odcinaknr

2022-10-05

The problem is to show that, given $\Vert y{\Vert}_{2}={\lambda}^{T}y,\Vert \lambda {\Vert}_{2}\le 1$ and $y\ne 0$, we have $\lambda =\frac{y}{\Vert y{\Vert}_{2}}$

My approach is, $\Vert y{\Vert}_{2}=|{\lambda}^{T}y|\le \Vert y{\Vert}_{2}\Vert \lambda {\Vert}_{2}\phantom{\rule{thickmathspace}{0ex}}\u27f9\phantom{\rule{thickmathspace}{0ex}}\Vert \lambda {\Vert}_{2}\ge 1$ which combined with $\Vert \lambda {\Vert}_{2}\le 1$ gives that $\Vert \lambda {\Vert}_{2}=1$. So $\lambda $ and y are not oppositely aligned, since $\Vert y{\Vert}_{2}\ne 0$

Also, $\Vert y{\Vert}_{2}={\lambda}^{T}y\phantom{\rule{thickmathspace}{0ex}}\u27f9\phantom{\rule{thickmathspace}{0ex}}{(\frac{y}{\Vert y{\Vert}_{2}}-\lambda )}^{T}y=0$. But since we showed that $\lambda $ and y are not oppositely aligned, this should mean that the only possibility is $\frac{y}{\Vert y{\Vert}_{2}}-\lambda =0$ which gives the result.

I feel that there should be a much more straightforward way of seeing the result but can't seem to get there at the moment. Can someone help out?

My approach is, $\Vert y{\Vert}_{2}=|{\lambda}^{T}y|\le \Vert y{\Vert}_{2}\Vert \lambda {\Vert}_{2}\phantom{\rule{thickmathspace}{0ex}}\u27f9\phantom{\rule{thickmathspace}{0ex}}\Vert \lambda {\Vert}_{2}\ge 1$ which combined with $\Vert \lambda {\Vert}_{2}\le 1$ gives that $\Vert \lambda {\Vert}_{2}=1$. So $\lambda $ and y are not oppositely aligned, since $\Vert y{\Vert}_{2}\ne 0$

Also, $\Vert y{\Vert}_{2}={\lambda}^{T}y\phantom{\rule{thickmathspace}{0ex}}\u27f9\phantom{\rule{thickmathspace}{0ex}}{(\frac{y}{\Vert y{\Vert}_{2}}-\lambda )}^{T}y=0$. But since we showed that $\lambda $ and y are not oppositely aligned, this should mean that the only possibility is $\frac{y}{\Vert y{\Vert}_{2}}-\lambda =0$ which gives the result.

I feel that there should be a much more straightforward way of seeing the result but can't seem to get there at the moment. Can someone help out?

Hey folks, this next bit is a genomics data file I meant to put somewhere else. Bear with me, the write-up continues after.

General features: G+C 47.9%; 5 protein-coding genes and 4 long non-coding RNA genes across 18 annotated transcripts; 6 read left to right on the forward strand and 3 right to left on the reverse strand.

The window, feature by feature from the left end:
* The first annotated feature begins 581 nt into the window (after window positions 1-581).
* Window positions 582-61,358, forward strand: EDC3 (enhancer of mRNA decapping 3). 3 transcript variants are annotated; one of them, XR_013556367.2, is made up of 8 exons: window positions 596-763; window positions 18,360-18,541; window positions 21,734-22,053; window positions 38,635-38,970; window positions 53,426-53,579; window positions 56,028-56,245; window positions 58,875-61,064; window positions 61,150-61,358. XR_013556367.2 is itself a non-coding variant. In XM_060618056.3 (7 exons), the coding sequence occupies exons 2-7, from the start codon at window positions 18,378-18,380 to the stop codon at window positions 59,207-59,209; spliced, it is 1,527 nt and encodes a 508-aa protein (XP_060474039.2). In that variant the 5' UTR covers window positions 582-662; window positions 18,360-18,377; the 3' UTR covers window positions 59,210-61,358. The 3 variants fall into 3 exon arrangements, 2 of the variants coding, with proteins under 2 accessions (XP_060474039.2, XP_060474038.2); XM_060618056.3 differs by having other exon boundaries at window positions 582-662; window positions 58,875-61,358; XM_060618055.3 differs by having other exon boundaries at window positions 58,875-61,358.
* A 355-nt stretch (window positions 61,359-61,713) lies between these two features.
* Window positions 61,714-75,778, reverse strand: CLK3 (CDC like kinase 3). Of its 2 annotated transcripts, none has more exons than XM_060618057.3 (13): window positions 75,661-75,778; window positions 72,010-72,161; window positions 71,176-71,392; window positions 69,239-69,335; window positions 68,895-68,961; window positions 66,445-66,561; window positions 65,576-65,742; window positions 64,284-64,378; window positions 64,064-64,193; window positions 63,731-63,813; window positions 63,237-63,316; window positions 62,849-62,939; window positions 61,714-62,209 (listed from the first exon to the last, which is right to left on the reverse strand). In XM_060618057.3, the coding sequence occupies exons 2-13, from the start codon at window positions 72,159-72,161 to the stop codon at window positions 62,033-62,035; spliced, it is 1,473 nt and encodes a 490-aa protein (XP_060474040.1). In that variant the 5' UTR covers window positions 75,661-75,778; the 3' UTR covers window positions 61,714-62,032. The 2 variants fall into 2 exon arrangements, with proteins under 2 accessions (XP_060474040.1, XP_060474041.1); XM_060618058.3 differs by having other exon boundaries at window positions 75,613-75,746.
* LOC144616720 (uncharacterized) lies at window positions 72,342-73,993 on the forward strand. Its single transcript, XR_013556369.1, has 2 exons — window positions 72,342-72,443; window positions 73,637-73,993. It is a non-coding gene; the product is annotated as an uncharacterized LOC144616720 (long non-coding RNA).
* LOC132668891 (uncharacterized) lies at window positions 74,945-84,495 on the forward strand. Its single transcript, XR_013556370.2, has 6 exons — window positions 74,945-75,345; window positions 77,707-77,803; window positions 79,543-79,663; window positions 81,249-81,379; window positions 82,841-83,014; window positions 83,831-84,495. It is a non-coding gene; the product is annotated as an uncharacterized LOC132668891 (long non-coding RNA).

Conor Daniel

Beginner2022-10-06Added 11 answers

You are right, that $||\lambda |{|}_{2}=1$. With this information it is easy to see that

$||\frac{y}{\Vert y{\Vert}_{2}}-\lambda |{|}_{2}^{2}=0.$

To this end use: $||a|{|}_{2}^{2}=(a|a)$, where $(\cdot |\cdot )$ denotes the usual inner product.

$||\frac{y}{\Vert y{\Vert}_{2}}-\lambda |{|}_{2}^{2}=0.$

To this end use: $||a|{|}_{2}^{2}=(a|a)$, where $(\cdot |\cdot )$ denotes the usual inner product.

samuelaplc

Beginner2022-10-07Added 2 answers

A different approach, don't know if it's more straightforward, but maybe a bit more intuitive:

Take $\frac{\lambda}{\Vert \lambda \Vert}$ and complete it to an orthonormal basis $\{\frac{\lambda}{\Vert \lambda \Vert},{e}_{2},...,{e}_{n}\}.$ Then

$y=\u27e8\lambda ,y\u27e9\frac{\lambda}{\Vert \lambda {\Vert}^{2}}+\sum _{i}\u27e8{e}_{i},y\u27e9{e}_{i}=\frac{\Vert y\Vert}{\Vert \lambda {\Vert}^{2}}\lambda +\sum _{i}\u27e8{e}_{i},y\u27e9{e}_{i}.$

Taking the norm of y and using $\Vert \lambda \Vert <1,$ we see $\u27e8{e}_{i},y\u27e9=0$ for $i=2,...,n;$ and also $\Vert \lambda \Vert =1.$ This yields

$y=\Vert y\Vert \lambda .$

Take $\frac{\lambda}{\Vert \lambda \Vert}$ and complete it to an orthonormal basis $\{\frac{\lambda}{\Vert \lambda \Vert},{e}_{2},...,{e}_{n}\}.$ Then

$y=\u27e8\lambda ,y\u27e9\frac{\lambda}{\Vert \lambda {\Vert}^{2}}+\sum _{i}\u27e8{e}_{i},y\u27e9{e}_{i}=\frac{\Vert y\Vert}{\Vert \lambda {\Vert}^{2}}\lambda +\sum _{i}\u27e8{e}_{i},y\u27e9{e}_{i}.$

Taking the norm of y and using $\Vert \lambda \Vert <1,$ we see $\u27e8{e}_{i},y\u27e9=0$ for $i=2,...,n;$ and also $\Vert \lambda \Vert =1.$ This yields

$y=\Vert y\Vert \lambda .$

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